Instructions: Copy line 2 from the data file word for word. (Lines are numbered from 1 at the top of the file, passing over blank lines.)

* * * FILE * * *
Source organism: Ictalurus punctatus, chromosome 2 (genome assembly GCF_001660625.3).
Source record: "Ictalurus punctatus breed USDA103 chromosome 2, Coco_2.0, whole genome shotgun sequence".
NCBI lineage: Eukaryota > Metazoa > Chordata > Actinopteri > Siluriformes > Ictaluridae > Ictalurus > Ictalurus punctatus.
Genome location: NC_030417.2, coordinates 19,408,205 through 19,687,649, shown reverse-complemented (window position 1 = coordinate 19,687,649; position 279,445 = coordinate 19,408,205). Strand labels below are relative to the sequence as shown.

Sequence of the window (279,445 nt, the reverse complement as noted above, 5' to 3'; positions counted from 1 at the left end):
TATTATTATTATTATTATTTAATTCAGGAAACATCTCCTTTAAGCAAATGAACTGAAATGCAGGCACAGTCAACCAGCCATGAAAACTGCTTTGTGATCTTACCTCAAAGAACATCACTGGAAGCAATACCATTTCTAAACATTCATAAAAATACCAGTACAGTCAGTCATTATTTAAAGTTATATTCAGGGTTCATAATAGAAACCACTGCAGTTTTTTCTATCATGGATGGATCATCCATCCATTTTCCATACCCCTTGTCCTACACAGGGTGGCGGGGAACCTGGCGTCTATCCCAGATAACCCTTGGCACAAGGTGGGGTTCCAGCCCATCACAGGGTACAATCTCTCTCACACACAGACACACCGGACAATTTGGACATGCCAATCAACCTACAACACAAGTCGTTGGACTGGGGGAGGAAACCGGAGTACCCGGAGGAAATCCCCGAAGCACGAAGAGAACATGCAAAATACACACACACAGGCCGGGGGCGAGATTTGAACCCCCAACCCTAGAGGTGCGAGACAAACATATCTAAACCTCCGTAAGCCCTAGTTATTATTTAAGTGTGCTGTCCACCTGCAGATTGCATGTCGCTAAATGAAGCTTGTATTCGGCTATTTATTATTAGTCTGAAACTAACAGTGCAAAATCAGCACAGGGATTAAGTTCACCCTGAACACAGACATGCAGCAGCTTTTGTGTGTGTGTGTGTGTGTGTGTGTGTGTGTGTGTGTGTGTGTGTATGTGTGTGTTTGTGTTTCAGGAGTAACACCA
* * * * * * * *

Source record: "Ictalurus punctatus breed USDA103 chromosome 2, Coco_2.0, whole genome shotgun sequence".